In a statement meant for the world, but said shortly after leaving the Philippines, Pope Francis told Catholics that they should not breed like rabbits.
Speaking to journalists on his flight back from the Manila, the Pope recalled he once asked a mother of seven children who was pregnant with her eighth if she want to “leave behind seven young orphans”.
She replied: “I trust God,” but the pontiff replied “But God gave us the means to be responsible – some think, and excuse the term, that to be a good Catholic, they must be like rabbits.”
The Pope also said “creating new life is part of the sacrament of marriage” – and strongly defended his predecessor Paul VI’s outlawing of artificial contraception for Catholics in 1968.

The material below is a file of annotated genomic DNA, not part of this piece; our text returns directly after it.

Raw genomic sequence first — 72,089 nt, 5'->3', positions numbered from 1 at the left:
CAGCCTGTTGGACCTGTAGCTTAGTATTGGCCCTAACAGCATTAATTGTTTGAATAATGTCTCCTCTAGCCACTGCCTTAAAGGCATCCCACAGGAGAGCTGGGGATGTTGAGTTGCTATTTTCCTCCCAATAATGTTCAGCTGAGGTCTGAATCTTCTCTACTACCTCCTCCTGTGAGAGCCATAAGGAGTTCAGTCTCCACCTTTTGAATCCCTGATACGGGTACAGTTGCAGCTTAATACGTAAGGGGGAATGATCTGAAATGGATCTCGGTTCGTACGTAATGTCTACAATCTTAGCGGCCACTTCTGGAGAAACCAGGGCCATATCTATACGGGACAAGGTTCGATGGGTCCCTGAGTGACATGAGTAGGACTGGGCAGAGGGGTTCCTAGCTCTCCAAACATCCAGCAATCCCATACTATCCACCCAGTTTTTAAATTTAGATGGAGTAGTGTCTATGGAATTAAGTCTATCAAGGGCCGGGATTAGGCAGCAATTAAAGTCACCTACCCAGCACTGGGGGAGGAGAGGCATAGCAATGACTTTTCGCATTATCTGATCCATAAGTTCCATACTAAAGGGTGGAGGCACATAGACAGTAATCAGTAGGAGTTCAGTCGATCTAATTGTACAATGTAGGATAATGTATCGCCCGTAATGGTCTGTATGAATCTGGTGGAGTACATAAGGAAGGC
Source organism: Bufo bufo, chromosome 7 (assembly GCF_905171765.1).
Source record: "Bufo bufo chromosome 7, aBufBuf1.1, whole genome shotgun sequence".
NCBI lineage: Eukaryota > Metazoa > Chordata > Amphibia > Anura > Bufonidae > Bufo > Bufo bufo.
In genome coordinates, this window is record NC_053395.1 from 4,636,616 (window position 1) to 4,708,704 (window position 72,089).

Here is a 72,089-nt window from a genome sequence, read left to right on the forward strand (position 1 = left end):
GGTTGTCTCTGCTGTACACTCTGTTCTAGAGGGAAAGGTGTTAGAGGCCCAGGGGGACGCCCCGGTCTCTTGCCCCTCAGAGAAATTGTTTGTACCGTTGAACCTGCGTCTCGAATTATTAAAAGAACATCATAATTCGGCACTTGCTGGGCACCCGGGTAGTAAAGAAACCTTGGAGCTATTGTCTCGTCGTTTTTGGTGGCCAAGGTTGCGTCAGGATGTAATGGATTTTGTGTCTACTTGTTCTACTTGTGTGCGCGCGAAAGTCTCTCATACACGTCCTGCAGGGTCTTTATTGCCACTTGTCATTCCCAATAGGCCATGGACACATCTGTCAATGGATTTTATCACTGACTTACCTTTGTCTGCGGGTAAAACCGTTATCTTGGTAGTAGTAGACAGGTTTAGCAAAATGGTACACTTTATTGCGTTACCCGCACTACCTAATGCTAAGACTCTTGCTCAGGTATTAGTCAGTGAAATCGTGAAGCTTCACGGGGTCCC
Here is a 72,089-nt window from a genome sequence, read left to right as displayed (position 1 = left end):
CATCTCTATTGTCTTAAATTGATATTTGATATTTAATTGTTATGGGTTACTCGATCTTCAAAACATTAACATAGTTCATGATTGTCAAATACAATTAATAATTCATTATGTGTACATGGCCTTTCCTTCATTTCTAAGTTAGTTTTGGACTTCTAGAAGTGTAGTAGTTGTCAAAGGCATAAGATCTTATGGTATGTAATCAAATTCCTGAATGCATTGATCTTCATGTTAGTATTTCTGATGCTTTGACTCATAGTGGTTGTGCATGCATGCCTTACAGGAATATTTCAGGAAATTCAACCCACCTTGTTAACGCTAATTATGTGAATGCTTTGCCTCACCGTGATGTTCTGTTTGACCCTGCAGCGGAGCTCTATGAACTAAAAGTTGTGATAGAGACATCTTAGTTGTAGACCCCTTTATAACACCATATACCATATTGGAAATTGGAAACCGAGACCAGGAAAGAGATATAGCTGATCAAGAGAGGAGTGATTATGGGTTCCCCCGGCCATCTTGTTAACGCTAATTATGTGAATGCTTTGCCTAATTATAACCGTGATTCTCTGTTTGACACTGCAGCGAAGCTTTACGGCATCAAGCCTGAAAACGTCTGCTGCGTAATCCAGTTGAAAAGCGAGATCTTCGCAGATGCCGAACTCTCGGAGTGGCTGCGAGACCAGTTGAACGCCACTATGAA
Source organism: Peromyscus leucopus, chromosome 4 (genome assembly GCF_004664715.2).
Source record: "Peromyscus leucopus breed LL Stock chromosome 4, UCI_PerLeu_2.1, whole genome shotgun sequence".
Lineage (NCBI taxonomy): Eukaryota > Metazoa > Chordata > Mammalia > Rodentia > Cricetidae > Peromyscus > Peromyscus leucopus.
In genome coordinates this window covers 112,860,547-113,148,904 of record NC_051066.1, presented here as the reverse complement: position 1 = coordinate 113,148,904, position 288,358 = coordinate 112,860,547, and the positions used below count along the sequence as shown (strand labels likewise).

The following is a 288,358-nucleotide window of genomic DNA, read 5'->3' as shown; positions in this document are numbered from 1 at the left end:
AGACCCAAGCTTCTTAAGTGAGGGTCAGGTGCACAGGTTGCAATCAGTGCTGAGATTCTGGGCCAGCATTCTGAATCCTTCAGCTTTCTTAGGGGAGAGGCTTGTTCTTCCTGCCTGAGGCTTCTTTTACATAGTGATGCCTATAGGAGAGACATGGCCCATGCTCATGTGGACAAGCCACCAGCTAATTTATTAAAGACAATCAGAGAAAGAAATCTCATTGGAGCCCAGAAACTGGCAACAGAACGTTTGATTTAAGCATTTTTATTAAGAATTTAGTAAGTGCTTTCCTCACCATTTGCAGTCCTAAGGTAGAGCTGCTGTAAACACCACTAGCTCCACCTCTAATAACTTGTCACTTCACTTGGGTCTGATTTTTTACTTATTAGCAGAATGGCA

But he added that following the Church’s teachings did not mean that “Christians should have children one after the other.”
He continued: “The key teaching of the Church is responsible parenthood. And how do we get that? By dialogue. There are marriage groups in the Church, experts and pastors,” Francis said.
In 2013, six months after becoming Pope, he urged the Church to drop its “obsession” with contraception, divorce, gays and abortion, in an interview signaling a dramatic shift in the Vatican’s tone.
The Argentine Pope has brought a series of fresh perspectives to the notoriously rigid Church since he took over, signaling a strong reformist instinct.
He stressed at the time that the Church’s official position had not changed, but said it should “always keep in mind the individual.”